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Modelling Compression of Material at a Rate

Hello,

I am a beginner to COMSOL 4.2a and I would like to build a simple model where a material (a cylindrical block of polymer) is compressed at a rate of 10 mm/min.

Using Solid Mechanics, I was able to construct the cylinder and apply a boundary load. However, this is just an instantaneous load.

My question is how do I go about implementing a compression of the material at a rate of 10mm/min?

Thanks for your help!

-Adrian

5 Replies Last Post Jan 18, 2013, 10:17 AM EST
Posted: 5 years ago Jan 17, 2013, 1:40 AM EST
Hi

you can work in th time domain, and say the displacement is 10[mm/s]*t, but try to smoothen the displacement velocity as you will get many transient at the beginning around t=0, one way to improve is to remove the inertial terms (2nd order derivatives) but then you remove all wave propagations. But you can also, if the time behaviour is not the essential use a stationary parametric sweep and increase either the force load with a parameter or impose a displacement with a parameter. You loose the time response but you see the displacement force response, interesting in particular if your material is nonlinear, or for large deformations

--
Good luck
Ivar
Hi you can work in th time domain, and say the displacement is 10[mm/s]*t, but try to smoothen the displacement velocity as you will get many transient at the beginning around t=0, one way to improve is to remove the inertial terms (2nd order derivatives) but then you remove all wave propagations. But you can also, if the time behaviour is not the essential use a stationary parametric sweep and increase either the force load with a parameter or impose a displacement with a parameter. You loose the time response but you see the displacement force response, interesting in particular if your material is nonlinear, or for large deformations -- Good luck Ivar

Posted: 5 years ago Jan 17, 2013, 12:41 PM EST

Hi

you can work in th time domain, and say the displacement is 10[mm/s]*t, but try to smoothen the displacement velocity as you will get many transient at the beginning around t=0, one way to improve is to remove the inertial terms (2nd order derivatives) but then you remove all wave propagations. But you can also, if the time behaviour is not the essential use a stationary parametric sweep and increase either the force load with a parameter or impose a displacement with a parameter. You loose the time response but you see the displacement force response, interesting in particular if your material is nonlinear, or for large deformations

--
Good luck
Ivar


Thank you Ivar. I will try your suggestions and see where I can get.

Thanks,
-Adrian

[QUOTE] Hi you can work in th time domain, and say the displacement is 10[mm/s]*t, but try to smoothen the displacement velocity as you will get many transient at the beginning around t=0, one way to improve is to remove the inertial terms (2nd order derivatives) but then you remove all wave propagations. But you can also, if the time behaviour is not the essential use a stationary parametric sweep and increase either the force load with a parameter or impose a displacement with a parameter. You loose the time response but you see the displacement force response, interesting in particular if your material is nonlinear, or for large deformations -- Good luck Ivar [/QUOTE] Thank you Ivar. I will try your suggestions and see where I can get. Thanks, -Adrian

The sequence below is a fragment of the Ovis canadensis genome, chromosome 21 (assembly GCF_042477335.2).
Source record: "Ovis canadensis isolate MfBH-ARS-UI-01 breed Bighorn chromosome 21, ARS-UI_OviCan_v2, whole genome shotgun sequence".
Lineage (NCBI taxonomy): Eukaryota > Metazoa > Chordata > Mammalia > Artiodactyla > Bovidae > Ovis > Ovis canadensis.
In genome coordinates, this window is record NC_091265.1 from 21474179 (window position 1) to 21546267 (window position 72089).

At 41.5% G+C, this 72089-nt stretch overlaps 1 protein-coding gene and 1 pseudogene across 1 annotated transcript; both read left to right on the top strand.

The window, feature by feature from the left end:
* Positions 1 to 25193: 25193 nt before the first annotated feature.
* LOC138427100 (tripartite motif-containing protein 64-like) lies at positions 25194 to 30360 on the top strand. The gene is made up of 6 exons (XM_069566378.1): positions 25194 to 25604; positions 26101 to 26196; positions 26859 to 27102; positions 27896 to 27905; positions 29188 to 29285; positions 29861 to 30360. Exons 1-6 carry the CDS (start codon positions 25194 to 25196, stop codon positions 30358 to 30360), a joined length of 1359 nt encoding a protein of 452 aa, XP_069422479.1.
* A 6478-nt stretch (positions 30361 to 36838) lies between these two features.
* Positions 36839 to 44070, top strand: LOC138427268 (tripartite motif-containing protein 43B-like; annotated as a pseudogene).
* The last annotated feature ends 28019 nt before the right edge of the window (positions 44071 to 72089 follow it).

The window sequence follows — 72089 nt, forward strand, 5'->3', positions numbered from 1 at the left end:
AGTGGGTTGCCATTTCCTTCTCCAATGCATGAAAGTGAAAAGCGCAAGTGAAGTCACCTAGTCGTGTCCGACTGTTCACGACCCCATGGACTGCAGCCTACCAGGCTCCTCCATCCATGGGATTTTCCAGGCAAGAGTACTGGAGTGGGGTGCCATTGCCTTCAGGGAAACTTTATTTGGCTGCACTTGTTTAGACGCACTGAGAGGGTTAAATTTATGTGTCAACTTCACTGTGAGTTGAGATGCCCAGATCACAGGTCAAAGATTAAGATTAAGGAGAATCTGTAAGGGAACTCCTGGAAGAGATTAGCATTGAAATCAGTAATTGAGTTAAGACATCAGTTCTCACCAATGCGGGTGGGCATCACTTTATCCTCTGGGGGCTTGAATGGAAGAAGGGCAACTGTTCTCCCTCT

Posted: 5 years ago Jan 17, 2013, 5:17 PM EST
Update:

I tried to apply a prescribed velocity and conducted a time-dependent study. However, I am getting a

"Failed to find a solution" error message.

It says that there are void equations (empty rows in matrix) and returned solution is not converged.

Looking up previous discussions, it seems that this error could be tied to the size of the mesh. However, I have tried different mesh sizes with no avail.

Any suggestions would be great!

Thanks!
-Adrian
Update: I tried to apply a prescribed velocity and conducted a time-dependent study. However, I am getting a "Failed to find a solution" error message. It says that there are void equations (empty rows in matrix) and returned solution is not converged. Looking up previous discussions, it seems that this error could be tied to the size of the mesh. However, I have tried different mesh sizes with no avail. Any suggestions would be great! Thanks! -Adrian

Posted: 5 years ago Jan 18, 2013, 1:53 AM EST
Hi

are you using a segregated iterative solver or a direct one, perhaps the direct one would work (if you have enough RAM)

--
Good luck
Ivar
Hi are you using a segregated iterative solver or a direct one, perhaps the direct one would work (if you have enough RAM) -- Good luck Ivar

Nagi Elabbasi Certified Consultant
Posted: 5 years ago Jan 18, 2013, 10:17 AM EST
Hi Adrian,

Are you getting this error message right at the start of the analysis or do you get a partial solution? If at the start then try ramping up the velocity gradually starting at zero as Ivar suggested earlier. Getting an initial solution should be easy since there are no applied loads. Consider also changing the time stepping setting in the transient solver from Generalized Alpha to BDF. I found the BDF to be easier to converge for some problems.

Nagi Elabbasi
Veryst Engineering
Hi Adrian, Are you getting this error message right at the start of the analysis or do you get a partial solution? If at the start then try ramping up the velocity gradually starting at zero as Ivar suggested earlier. Getting an initial solution should be easy since there are no applied loads. Consider also changing the time stepping setting in the transient solver from Generalized Alpha to BDF. I found the BDF to be easier to converge for some problems. Nagi Elabbasi Veryst Engineering

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